Cop Shows & Althusser's Law (was Re: surplus and other stuff)

Charles Brown CharlesB at
Wed Feb 3 10:25:17 PST 1999

I move that "Homicide" and "Law and Order" be designated culturally revolutionary exceptions to the general dismal political fare of the tv copsnrobbers genre, and any others that Paul Rosenberg has investigated closely empirically and so informs us.

Charles Brown

>>> Paul Henry Rosenberg <rad at> 02/02 6:40 PM >>>
Michael Hoover wrote:

> > anyone seen 'between the lines'? a brit cop show, very dark, about an
> > internal
> > police investig. unit who never get their man (who are always, well,
> > cops)....
> > angela
> what distinguishes above - and *Prime Suspect 3* as well, another
> Brit cop series produced, interestingly enough, for British
> commercial tv - from US shows such as *Homicide* is that it/they
> are not about defense of law and order, made more 'realistic'
> sometimes by occasional failure, acknowledgement of injustice, and
> 'human' cops, but about the ambiguity of police work and the concept
> of police itself - a state with police is to some degree a police
> state...

If you haven't seen that thread in *Homicide* or *Law & Order*, it's because you aren't paying attention.

> in *Suspect 3*, the suspect doesn't walk because the detective
> couldn't break his alibi, but because the police officialdom has
> made it impossible for her to pursue the case (in the series, this
> character has lousy sex with lousy men, is a chain smoker, and has an
> abortion to advance her career)...
> in *Between the Lines*, the main character is a philanderer who
> betrays both his wife and the woman with whom he is having an
> affair, in addition to the way he covers things up to protect
> other officers, compromising cases along the way...the series
> depicts the secrecy and anti-social solidarity of cops...this
> character, whose job it is to ferret out lies, lies himself
> all the time...Michael Hoover

And in *Homicide* we had the long drawn-out war with Luther Mahoney and his organization, in which just about every piety or principle was ripped to shreds, turned inside-out, and burned to a crisp.

To top it off, TWO of the once-most-idealistic characters left the force as a direct result--one forced out for his role in starting the whole thing going ballistic by murdering Mahoney, and the other leaving on his own because he'd lost everything in his idealistic identity that made him so passionate about being a homicide detective -- a speaker for the dead, as he often put it.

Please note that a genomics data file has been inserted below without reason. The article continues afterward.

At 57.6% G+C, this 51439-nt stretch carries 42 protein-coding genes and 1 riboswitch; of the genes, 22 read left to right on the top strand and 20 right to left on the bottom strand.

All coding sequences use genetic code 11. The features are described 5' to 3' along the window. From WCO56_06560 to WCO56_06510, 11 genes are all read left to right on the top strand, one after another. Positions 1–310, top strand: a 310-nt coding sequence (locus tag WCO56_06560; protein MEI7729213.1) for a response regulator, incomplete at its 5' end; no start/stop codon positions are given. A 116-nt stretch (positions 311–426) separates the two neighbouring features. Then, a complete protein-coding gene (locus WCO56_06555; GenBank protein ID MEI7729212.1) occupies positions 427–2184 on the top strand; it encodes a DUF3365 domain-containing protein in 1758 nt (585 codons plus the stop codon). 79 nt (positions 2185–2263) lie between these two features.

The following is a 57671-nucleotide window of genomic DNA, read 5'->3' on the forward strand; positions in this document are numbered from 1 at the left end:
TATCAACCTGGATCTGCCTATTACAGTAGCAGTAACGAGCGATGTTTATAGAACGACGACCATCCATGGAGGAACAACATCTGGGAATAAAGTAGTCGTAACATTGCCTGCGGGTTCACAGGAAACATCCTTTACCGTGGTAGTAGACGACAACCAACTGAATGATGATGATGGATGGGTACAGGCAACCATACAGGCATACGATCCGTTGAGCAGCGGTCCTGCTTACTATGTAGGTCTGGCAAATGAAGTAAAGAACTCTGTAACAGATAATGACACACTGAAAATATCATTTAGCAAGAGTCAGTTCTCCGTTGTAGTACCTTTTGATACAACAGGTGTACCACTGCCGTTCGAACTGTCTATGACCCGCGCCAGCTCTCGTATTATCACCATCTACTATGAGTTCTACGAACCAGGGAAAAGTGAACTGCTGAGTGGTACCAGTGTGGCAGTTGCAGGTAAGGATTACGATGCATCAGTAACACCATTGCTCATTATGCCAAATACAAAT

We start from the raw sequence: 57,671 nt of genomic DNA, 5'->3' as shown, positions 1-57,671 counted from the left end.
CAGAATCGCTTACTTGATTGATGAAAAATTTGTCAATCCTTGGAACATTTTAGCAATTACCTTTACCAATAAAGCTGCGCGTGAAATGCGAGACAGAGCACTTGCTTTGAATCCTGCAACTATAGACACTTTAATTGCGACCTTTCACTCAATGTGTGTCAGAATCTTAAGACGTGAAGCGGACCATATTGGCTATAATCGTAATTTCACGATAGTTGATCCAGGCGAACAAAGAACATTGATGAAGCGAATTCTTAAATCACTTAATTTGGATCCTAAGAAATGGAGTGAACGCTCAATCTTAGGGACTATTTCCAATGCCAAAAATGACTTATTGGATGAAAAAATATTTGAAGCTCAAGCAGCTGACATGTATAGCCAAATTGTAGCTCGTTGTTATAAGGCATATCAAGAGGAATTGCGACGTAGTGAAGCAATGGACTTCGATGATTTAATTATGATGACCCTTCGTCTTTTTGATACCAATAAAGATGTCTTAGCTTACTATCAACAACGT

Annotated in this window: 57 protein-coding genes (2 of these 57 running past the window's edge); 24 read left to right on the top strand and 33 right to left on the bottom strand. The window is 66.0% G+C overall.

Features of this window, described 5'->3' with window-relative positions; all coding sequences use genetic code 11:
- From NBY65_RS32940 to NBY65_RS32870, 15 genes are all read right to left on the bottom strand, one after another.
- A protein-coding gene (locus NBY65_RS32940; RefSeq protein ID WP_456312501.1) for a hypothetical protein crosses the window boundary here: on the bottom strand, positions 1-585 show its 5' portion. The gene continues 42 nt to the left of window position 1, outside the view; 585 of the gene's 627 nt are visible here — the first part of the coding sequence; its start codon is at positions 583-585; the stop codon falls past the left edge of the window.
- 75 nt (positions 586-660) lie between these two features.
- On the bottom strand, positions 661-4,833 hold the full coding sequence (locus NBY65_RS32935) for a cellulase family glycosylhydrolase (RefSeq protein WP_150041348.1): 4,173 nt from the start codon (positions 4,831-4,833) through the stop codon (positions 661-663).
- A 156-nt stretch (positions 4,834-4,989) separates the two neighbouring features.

Hoover again, from another post:

> > Law & Order is a bit schizophrenic at times.
> > As to the ideology, as I said, it's mixed
> > The DA loses often enough and the law is realistic, and sometimes the
> > tone even allows the viewer to side with the defense attorney.
> > Eric
> above is kind of show where, whenever there is a socially sensitive
> trial, casting is carefully arranged so that white men are not to
> be viewed as oppressing minorities or women...prosecutor or judge
> will be woman or minority...a commendable effort at breaking down
> stereotypes? ok, but flipside is that sermons about 'law and order'
> are given by people who are often the object of oppression...

I guess this just shows to go you the power of selective memory.

There's been just ONE black prosecutor on the show -- Robinette -- and that was years ago. There have been a series of women prosecutors over the past 4 or 5 seasons, but NOT lead prosecutors. The sermonizing has come overwhelmingly from the crusty old DA himself, or the lead prosecutor, played by Sam Watterston for the past 3, 4 seasons (and Mark Moriarty before that). And, of course, judges don't do a whole lot of sermonizing. That's not their role.

On the other hand, there have been all manner of intelligent ways in which racism has been dealt with -- from the frontal confrontation with in-your-face racists (NYPD cops in one instance) to the devious ways in which racism lives through the denial of racism.

And from one last post:

> > I think the reason there are so many cop shows is because cop shows are
> > easy to write
> > Tom L.
> re: movies, the dominant Hollywood assumption has always been that
> violent action is the most genuinely cinematic of all visual
> phenomena...Michael Hoover

Of course, "Homicide" and "Law & Order" are notable for having by far the LEAST amount of onscreen violence. Both of have gone whole seasons with no gunshots fired onscreen.

I swear, folks, we could have a REALLY interesting discussion, if only some of the experts here had actually seen the shows they're pontificating about.

-- Paul Rosenberg Reason and Democracy rad at

"Let's put the information BACK into the information age!"

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